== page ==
During the tricky Brexit negotiations, NRI industrialist Lord Swaraj Paul said that the UK government should develop “workable policies” including “pragmatic” immigration reforms, to promote Britain as an attractive destination for international students. He also admitted that Brexit negotiations would be complex, tricky and time-consuming.
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Participating in a debate at the House of Lords on the potential impact of the UK’s withdrawal from the European Union (EU) on funding for universities and scientific research, Chancellor of the University of Wolverhampton Swaraj Paul said, “But, we must not allow our universities to be unnecessarily and unhelpfully constrained.”
Paul requested the government to promote and grow global opportunities for UK students and staff by enhancing mobility programmes and creating an environment that facilitates the recruitment and retention of the best available talent.
He noted that last year, the total value of knowledge exchange interaction between UK universities and their partners across the economy increased to 4.2 billion pounds.
The higher education sector generates nearly 11 billion pounds per annum in export earnings, he added.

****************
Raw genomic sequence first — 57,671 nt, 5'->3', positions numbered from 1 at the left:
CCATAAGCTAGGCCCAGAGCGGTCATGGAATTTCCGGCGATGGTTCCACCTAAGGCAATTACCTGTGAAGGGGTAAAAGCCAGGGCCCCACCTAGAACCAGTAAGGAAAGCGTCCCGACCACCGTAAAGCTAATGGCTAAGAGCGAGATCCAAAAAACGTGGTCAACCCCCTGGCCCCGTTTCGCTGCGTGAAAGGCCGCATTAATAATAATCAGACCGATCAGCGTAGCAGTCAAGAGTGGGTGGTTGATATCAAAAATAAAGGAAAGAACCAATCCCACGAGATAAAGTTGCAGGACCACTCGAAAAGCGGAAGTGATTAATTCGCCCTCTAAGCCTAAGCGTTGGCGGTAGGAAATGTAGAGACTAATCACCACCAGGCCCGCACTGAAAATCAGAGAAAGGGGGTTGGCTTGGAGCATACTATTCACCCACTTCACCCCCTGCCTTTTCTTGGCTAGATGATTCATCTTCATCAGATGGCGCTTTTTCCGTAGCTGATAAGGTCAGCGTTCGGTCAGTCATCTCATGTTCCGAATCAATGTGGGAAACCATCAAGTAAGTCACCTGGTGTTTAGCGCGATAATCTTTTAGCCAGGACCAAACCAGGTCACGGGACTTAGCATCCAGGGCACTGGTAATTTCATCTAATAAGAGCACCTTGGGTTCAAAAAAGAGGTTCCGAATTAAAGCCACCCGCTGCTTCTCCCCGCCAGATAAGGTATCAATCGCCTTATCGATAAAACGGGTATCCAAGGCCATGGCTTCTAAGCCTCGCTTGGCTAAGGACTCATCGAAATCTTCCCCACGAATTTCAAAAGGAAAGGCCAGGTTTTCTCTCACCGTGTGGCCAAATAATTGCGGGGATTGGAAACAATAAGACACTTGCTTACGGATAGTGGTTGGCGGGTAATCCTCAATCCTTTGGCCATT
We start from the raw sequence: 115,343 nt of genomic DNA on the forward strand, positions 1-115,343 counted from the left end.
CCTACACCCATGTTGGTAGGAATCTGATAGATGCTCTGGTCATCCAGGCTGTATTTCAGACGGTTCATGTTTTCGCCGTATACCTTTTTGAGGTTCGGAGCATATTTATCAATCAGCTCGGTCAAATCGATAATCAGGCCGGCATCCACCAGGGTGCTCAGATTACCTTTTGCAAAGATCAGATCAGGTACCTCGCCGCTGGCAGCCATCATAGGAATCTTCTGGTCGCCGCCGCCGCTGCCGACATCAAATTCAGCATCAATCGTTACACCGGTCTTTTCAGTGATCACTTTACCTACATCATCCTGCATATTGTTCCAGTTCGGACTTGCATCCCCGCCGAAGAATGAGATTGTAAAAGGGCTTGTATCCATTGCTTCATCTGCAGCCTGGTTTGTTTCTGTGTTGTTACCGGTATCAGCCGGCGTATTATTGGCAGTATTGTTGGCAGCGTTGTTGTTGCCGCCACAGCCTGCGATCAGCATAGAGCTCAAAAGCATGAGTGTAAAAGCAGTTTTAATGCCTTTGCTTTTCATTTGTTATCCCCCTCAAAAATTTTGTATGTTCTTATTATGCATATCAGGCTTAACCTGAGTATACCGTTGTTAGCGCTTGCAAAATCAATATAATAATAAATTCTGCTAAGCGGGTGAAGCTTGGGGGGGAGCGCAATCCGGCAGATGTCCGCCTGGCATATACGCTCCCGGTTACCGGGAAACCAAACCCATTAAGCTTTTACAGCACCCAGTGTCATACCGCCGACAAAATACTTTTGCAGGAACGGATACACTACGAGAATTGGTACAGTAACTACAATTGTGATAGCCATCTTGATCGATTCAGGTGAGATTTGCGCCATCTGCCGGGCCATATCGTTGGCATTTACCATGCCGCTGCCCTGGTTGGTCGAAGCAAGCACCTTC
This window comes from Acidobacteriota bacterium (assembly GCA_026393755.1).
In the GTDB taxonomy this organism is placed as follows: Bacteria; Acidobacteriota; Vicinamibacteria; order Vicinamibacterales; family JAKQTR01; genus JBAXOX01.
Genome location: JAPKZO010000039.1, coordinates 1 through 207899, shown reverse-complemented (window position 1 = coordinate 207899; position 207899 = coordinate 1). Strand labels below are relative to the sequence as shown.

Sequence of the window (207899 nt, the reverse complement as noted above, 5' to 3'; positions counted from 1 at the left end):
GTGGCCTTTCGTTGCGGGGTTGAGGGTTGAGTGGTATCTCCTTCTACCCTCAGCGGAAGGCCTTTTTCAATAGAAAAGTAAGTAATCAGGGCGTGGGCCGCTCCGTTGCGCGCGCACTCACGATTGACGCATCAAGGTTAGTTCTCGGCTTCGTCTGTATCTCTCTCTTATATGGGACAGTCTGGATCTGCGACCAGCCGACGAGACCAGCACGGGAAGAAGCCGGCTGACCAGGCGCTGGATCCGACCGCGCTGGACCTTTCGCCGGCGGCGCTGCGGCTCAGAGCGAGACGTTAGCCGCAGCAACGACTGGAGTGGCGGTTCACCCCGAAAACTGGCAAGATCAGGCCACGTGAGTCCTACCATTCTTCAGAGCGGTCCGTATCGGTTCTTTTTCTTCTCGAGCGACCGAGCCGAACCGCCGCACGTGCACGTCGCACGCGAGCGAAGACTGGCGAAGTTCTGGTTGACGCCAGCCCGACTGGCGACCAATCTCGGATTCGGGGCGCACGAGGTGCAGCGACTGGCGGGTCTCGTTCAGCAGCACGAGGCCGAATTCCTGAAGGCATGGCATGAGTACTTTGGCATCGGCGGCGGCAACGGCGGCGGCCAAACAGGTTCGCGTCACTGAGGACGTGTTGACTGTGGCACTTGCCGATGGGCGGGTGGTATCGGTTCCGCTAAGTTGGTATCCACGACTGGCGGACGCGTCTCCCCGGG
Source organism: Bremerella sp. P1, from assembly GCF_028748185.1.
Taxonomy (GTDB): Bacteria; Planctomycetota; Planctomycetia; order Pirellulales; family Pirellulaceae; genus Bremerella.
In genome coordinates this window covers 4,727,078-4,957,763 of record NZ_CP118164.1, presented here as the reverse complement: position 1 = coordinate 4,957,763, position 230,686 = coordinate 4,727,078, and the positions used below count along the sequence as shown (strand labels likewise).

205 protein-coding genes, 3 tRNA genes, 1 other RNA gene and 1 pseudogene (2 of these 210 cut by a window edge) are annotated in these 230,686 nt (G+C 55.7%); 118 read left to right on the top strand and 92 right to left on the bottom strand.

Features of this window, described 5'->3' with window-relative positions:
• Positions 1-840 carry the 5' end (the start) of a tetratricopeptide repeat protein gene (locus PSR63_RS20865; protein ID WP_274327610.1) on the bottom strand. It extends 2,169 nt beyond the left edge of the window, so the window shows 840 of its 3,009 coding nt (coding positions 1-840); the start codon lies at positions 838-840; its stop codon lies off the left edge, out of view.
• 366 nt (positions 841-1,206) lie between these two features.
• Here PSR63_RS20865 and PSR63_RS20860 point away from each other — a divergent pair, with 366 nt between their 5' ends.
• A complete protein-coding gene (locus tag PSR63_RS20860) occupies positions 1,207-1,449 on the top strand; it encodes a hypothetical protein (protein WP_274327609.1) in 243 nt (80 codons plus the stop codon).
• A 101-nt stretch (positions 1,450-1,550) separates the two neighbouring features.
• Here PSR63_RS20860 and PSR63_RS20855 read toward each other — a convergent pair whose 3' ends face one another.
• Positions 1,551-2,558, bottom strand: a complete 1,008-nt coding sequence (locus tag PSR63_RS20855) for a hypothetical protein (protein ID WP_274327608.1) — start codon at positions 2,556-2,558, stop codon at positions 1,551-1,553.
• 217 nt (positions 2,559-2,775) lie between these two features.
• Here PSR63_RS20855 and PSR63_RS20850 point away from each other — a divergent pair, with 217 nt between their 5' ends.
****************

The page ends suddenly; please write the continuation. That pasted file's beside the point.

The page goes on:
Excerpts from Swaraj Paul’s view:
- Government needs to “develop workable policies to promote the UK as an attractive destination for all international students and staff – including considerate and pragmatic immigration policy reforms”
- “Collectively, we have some 1,25,000 EU students and 43,000 EU staff in our universities – all adding value to our economy.”
- “Universities help create new jobs and new businesses in communities – last year alone there were over 4,100 new start- ups founded by UK graduates, a great many nurtured by our universities.”
- “My own University of Wolverhampton has recently created the Caparo Management Suite as a forum space in which business leaders, academics and students can all come together to exchange ideas and promote new business opportunities and development.”
- “However, a decision has been made and we must all accept the result and work constructively with the government to support the best possible outcome for the UK during the negotiations and beyond.”
Britain leads the world in terms of return on investment from commercialisation of research and matches the US in its level of engagement with industry, Paul said.
At the outset, he said that the outcome of the EU referendum was not the result that most in the higher education sector wanted, wished for or indeed expected.